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Chad Sapieha leads you deep into the world of games, covering gaming trends

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A screenshot from Techland's zombie apocalypse game, Dead Island (Deep Silver)
A screenshot from Techland's zombie apocalypse game, Dead Island (Deep Silver)

Dead Island's open world cranks up the creeps Add to ...

Dead Island’s beauty—if such a word can be properly applied to a game in which the living dead swarm through a tropical resort, gorily mauling everyone in their path—is in its open world.

Most games lead players through linear levels that don’t allow for much navigational deviation. While there are clear advantages to this sort of design—it gives gamesmiths more control over pacing, narrative flow, and scripted events—it takes away from the fantasy that players are inhabiting a realistic alternate universe.

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Techland and Deep Silver’s new action/horror role-playing game, in contrast, offers up a free-to-roam world that is defined by its unpredictability.

Players take control of one of four characters who, after a night of drunken debauchery in a resort on a remote island, wake up to a nightmare in which thousands of walking dead now populate the atoll and only a few small enclaves of living, breathing people survive.

Zombies are a constant threat as we walk along deserted streets littered with wrecked cars and beaches strewn with busted boats. Cutting through the narrow paths between guest bungalows and pool lounging areas might be safer...or it could lead you into the clutches of a hideous bevy of brain eaters. Any building could hide the undead (or survivors, some of whom are almost as disturbing as the zombies), and attacks—often signalled in advance by shockingly creepy post-mortem moans—can come from any direction and at any time.

The game’s lack of environmental borders does a great job of instilling the sort of fear and paranoia one would likely experience wandering through a world suddenly filled with mindless human predators. Attempting to clear the game’s massive map of undead one building at a time is impossible, which means the best we can do is try to accomplish our objectives as cautiously and expediently as possible before returning to the safety of a barricaded human outpost. It’s an exquisitely nerve-wracking experience.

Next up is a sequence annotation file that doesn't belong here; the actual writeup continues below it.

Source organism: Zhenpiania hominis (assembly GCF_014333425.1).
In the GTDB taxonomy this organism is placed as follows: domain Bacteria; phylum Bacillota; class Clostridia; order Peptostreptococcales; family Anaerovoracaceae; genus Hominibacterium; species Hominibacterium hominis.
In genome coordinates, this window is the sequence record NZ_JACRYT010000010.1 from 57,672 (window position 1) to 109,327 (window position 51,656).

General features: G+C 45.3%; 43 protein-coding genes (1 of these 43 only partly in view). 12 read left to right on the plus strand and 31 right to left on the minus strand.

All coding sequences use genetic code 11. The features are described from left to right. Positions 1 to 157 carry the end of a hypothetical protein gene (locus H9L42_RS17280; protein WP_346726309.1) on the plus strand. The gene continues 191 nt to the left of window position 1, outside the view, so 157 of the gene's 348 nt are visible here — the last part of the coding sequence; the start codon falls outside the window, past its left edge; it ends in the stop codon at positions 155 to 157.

But while the world our avatars inhabit can be gratifyingly terrifying, the game itself falls short of complete satisfaction.

Perhaps the biggest problem I encountered was combat. Going toe-to-toe with zombies can be very challenging, especially if you’re not playing with friends (the game supports drop-in cooperative play for up to four players). Not only do the living dead frequently swarm without warning, they can be stubbornly difficult to kill. Weapons—which for the first several hours consist of little more than kitchen knives and boat paddles—break quickly, and it can be difficult to judge distance between your avatar and nearby enemies in melee combat. I found my strikes often did little more than cut the air as I tried to keep a safe distance, which would provide an opening for the undead to move in and attack.

So stressful were some battles that I often just wanted to sneak by without attracting attention. But that’s nearly impossible in most cases. Plus, taking down zombies is one of the primary ways in which players earn the experience points necessary to level up their character’s abilities and discover useful weapons and objects that can help with the creation of equipment modifications (another way is to open up every suitcase and closet door you stumble across, but that gets old before you even meet your first fellow survivor).

Consequently, frequent combat—and, at least in my case, frequent death—is all but unavoidable. Dying doesn’t put a serious kink in your progress—players lose only a small percentage of the money they’ve collected and quickly respawn someplace nearby—but it does tend to lessen one’s suspension of disbelief.

I also ran into a few frustrating bugs, as when I followed a trail on my map back to a character who had issued a quest only to find he wouldn’t acknowledge my presence, meaning I was unable to complete the task I was given and claim my reward. Again, frustrating.

Despite these issues, Dead Island has still managed to entice me to return night after night. I’m finding myself compelled to continue exploring the island’s 70-plus districts, and I’ve been kept rapt by a series of intriguing side missions (where did that plane I saw falling from the sky near the beginning of the game end up crashing, and what happened to its passengers and crew whose mayday I overheard on the radio?).

Plus, dozens of skill challenges continue to lure me back into the game’s deadly sandbox world. These bonus objectives provide all the motivation needed for me to want to go on pick-up truck joyrides to up my zombie road-kill count or attempt to re-dead the undead in stylish ways, severing their limbs or setting them ablaze.

But it’s the world more than anything else that’s keeps me coming back. The game may take place in a secluded location, but the open nature of its environments make them feel larger and more unpredictable—and, consequently, scarier and more realistic—than most other games of its kind. Dead Island isn't perfect, but that's true of any zombie nightmare apocalypse, and ought not to keep a dedicated undead aficionado from having a bit of gruesome fun.

Dead Island

Platforms: PlayStation 3, Xbox 360, Windows PC

Publisher: Deep Silver

Developer: Techland

ESRB: Mature

Score: 7/10

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